Supervisors consider public guardian, fire plan

A map from Carson City Fire Department showing the city’s current wildland-urban interface (black) with risk assessment areas in green.

A map from Carson City Fire Department showing the city’s current wildland-urban interface (black) with risk assessment areas in green.

  • Discuss Comment, Blog about
  • Print Friendly and PDF

The Carson City Board of Supervisors could appoint the city’s next public guardian Thursday.

The meeting begins at 8:30 a.m. in the community center. Supervisors will consider appointing Sandra Doughty to the position for a four-year term that would begin Nov. 7.

The Carson City Public Guardian serves “vulnerable adults aged 18 or older who are unable to manage their personal and/or financial affairs.”

“CCPG coordinates provision of services; provides informed consents; and protects, preserves and manages the assets of our protected persons,” according to the city’s website.

State law requires the Board of Supervisors appoint a person to the position. The city manager’s office is recommending Doughty after the current public guardian, John Giomi, announced he’ll be resigning at the end of his term. He was appointed in 2019.

“Sandra Doughty has worked in the public guardian's office since August 10, 2020,” reads a report from the city manager’s office. “She began as a public guardian case manager and was promoted to deputy public guardian on July 1, 2022.

“Based on Ms. Doughty's experience with the public guardian's office and her relevant education in the field, the city manager recommends appointing Ms. Doughty as public guardian for a term beginning Nov. 7, 2023, through Nov. 6, 2027, and to set the starting compensation at $90,000.”

Doughty has a bachelor’s degree in human services and a master’s degree in psychology. She’s previously worked as a child support caseworker in the Douglas County District Attorney’s Office as well as with the Nevada Division of Public and Behavioral Health, according to her resume.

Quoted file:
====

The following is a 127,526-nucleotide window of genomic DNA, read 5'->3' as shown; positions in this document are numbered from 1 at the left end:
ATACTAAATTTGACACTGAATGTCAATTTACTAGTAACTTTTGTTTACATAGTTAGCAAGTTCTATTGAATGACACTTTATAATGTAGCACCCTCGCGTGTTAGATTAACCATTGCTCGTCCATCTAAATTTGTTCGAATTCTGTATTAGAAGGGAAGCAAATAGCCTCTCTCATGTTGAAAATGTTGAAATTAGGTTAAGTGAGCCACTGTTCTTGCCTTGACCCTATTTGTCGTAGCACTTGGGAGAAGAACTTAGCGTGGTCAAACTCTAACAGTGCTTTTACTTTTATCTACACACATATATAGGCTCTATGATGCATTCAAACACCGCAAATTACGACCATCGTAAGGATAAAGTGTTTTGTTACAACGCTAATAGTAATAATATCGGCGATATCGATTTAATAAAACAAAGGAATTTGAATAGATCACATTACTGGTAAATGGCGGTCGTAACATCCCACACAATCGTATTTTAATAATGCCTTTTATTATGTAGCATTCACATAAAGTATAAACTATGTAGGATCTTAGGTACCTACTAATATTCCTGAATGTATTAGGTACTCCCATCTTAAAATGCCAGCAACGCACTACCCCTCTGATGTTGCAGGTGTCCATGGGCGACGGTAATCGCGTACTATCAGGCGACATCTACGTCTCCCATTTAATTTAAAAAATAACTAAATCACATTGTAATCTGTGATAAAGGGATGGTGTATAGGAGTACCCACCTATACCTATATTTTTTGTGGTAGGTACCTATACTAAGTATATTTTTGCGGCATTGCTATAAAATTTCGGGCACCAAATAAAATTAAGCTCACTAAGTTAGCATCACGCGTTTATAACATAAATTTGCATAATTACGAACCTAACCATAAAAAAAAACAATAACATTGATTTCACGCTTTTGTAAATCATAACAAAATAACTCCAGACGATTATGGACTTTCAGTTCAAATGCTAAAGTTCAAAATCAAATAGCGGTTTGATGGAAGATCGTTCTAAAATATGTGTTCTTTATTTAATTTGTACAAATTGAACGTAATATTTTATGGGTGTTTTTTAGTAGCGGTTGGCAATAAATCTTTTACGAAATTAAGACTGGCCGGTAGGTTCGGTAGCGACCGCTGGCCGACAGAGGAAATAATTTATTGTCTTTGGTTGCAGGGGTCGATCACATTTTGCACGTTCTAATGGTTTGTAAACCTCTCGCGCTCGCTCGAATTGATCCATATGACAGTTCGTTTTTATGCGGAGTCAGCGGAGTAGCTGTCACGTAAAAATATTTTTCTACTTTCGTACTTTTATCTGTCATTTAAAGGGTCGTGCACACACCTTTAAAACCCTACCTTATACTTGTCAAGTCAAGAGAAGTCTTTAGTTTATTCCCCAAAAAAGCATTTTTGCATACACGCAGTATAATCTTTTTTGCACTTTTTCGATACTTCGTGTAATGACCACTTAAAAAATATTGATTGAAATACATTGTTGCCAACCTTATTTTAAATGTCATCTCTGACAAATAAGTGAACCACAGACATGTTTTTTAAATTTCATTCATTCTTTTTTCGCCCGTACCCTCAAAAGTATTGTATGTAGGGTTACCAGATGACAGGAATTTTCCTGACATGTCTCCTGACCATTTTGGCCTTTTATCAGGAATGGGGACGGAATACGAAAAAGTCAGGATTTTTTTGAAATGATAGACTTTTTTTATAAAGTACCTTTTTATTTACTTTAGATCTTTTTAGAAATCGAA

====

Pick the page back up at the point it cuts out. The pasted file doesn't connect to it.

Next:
In his resignation letter, Giomi thanked the city for helping the office.

“It has been a great pleasure to serve my protected persons as well as the city of Carson,” Giomi wrote. “I will look back at these last four years and some of the greatest of my life.”

In other action:

• Supervisors will consider authorizing a hearing on why the business license for Remedy’s Bar “should not be suspended, canceled or revoked pursuant to Carson City Municipal Code.”

According to a staff report, the East William Street bar does not have a liquor manager as required by code. The proposed order, if approved, would set a hearing for Oct. 19. While a liquor license requires a manager, supervisors can also move to revoke a business license.

“The Board of Supervisors conducts a ‘show-cause’ hearing to provide the business the opportunity to show cause why the license should not be suspended, canceled or revoked,” reads a staff report.

• Supervisors will consider a proposed mural for the eastern exterior wall of the Carson City Library for the upcoming Murals and Music Festival (Sept. 28-30).

Supervisors could authorize the mayor to execute a three-year, no-cost agreement between artist Hayley Meadows, festival promoter Brewery Arts Center and the city. According to staff, the agreement would commit the city to maintaining the mural for three years and would grant the city a license to use an image of the mural.

“The festival will create an estimated 21 murals on walls throughout Carson City over the course of the weekend of Sept. 28-30,” the city manager’s office said. “Most of the murals will be painted on walls belonging to private owners; however, one mural is proposed for the eastern exterior wall of the library. At the Carson City Cultural Commission meeting on Sept. 11, the commission recommended approval of the library mural.”

• Supervisors will consider adopting an updated Carson City Community Wildfire Protection Plan.

“The CWPP is a comprehensive plan developed by members of the Carson City Fire Department and state and federal agencies with expertise in the fields of fire management and suppression and geographic information systems,” reads a report compiled by CCFD. “Carson City’s existing CWPP was created in 2009. The updated CWPP being presented to the Board of Supervisors provides a detailed analysis of wildfire risks and hazards in and around Carson City’s wildland urban interface.”

The updated plan can be viewed online:


Use the comment form below to begin a discussion about this content.

Sign in to comment